JOE KLAMAR/AFP via Getty Images
For decades, banks all used one magic number to help them determine how much to charge to lend out money. That magic number was called LIBOR: the London Interbank Offered Rate. And it underpinned everything: car loans, student loans, adjustable rate mortgages, the entire market for mega loans to giant corporations — trillions of dollars worth.
It was basically set by a bunch of bankers asking each other: "Hey mates, what should the number be today?" So maybe it shouldn't have been a surprise when it turned out that some of those mates were rigging LIBOR.
Regulators declared the rate dead. But what shall rise in its place? The deadline is fast approaching. And this guy Richard Sandor, in Chicago, has decided he has way to fix it. He's going to create his own, homegrown number that he hopes will be an alternative to the world's most important number.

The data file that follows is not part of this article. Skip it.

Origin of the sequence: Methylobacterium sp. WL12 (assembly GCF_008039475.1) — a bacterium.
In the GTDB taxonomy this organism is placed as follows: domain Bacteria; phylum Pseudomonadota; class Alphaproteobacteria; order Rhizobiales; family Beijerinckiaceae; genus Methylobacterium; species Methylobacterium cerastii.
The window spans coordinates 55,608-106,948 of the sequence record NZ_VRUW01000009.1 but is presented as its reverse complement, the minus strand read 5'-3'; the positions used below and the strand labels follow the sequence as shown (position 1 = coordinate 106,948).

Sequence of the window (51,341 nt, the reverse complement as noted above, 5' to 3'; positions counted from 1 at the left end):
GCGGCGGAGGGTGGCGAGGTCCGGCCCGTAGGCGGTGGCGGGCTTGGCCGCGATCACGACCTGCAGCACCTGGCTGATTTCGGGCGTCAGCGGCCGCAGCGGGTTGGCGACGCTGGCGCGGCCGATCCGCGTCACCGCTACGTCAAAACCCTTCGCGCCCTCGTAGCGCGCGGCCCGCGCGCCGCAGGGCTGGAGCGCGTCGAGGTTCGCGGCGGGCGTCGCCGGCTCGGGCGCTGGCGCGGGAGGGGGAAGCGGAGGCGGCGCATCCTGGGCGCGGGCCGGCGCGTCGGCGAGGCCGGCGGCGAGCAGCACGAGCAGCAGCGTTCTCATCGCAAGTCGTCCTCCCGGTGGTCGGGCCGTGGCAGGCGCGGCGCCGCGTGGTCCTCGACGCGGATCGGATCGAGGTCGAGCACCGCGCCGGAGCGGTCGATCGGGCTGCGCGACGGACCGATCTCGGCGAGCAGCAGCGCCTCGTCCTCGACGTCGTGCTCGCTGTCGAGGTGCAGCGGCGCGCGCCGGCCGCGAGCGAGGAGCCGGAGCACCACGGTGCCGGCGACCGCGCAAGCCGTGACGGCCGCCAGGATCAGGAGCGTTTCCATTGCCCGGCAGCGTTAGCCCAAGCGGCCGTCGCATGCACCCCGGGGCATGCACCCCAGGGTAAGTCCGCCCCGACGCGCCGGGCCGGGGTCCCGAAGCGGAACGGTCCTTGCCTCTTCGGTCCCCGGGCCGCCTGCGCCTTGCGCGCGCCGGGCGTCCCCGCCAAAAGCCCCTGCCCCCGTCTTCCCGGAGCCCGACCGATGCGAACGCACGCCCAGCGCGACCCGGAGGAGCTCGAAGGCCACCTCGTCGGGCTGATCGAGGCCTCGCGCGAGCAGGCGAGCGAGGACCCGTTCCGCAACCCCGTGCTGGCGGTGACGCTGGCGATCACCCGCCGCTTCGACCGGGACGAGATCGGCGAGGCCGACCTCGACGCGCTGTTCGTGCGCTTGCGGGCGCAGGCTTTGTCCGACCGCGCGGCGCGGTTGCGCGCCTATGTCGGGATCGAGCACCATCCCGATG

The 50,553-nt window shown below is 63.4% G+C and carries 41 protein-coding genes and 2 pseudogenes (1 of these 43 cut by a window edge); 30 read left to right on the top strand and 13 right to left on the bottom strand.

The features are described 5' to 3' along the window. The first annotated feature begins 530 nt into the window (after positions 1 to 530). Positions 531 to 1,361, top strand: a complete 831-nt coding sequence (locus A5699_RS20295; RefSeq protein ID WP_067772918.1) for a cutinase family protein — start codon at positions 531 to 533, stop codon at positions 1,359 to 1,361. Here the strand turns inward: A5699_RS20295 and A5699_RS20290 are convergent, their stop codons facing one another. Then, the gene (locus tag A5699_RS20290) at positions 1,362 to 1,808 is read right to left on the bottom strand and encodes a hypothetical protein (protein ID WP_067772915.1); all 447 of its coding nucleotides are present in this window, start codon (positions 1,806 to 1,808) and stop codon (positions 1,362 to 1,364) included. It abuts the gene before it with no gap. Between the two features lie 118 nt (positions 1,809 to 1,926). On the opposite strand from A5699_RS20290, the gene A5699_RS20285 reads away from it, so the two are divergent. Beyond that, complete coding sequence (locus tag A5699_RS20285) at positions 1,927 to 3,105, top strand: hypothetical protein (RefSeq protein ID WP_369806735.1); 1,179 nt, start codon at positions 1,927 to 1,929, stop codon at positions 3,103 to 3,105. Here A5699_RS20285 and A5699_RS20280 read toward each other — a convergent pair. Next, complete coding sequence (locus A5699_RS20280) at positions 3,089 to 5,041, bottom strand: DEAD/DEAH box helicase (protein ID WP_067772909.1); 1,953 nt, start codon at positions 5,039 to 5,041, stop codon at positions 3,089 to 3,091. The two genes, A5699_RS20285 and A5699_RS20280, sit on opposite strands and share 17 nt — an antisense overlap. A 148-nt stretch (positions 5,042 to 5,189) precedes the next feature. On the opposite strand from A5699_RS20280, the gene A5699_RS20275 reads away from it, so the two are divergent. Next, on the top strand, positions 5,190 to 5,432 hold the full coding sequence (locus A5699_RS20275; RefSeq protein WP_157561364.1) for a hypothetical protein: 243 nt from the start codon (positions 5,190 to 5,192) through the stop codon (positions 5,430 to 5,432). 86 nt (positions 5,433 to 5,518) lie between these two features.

Music: "Margie," "Big Apple Boogaloo," "Django Station" and "Waiting for the Sun."
Find us: Twitter / Facebook / Instagram / TikTok
Subscribe to our show on Apple Podcasts and NPR One.
Want economics stories from the comfort of home? Subscribe to the Newsletter.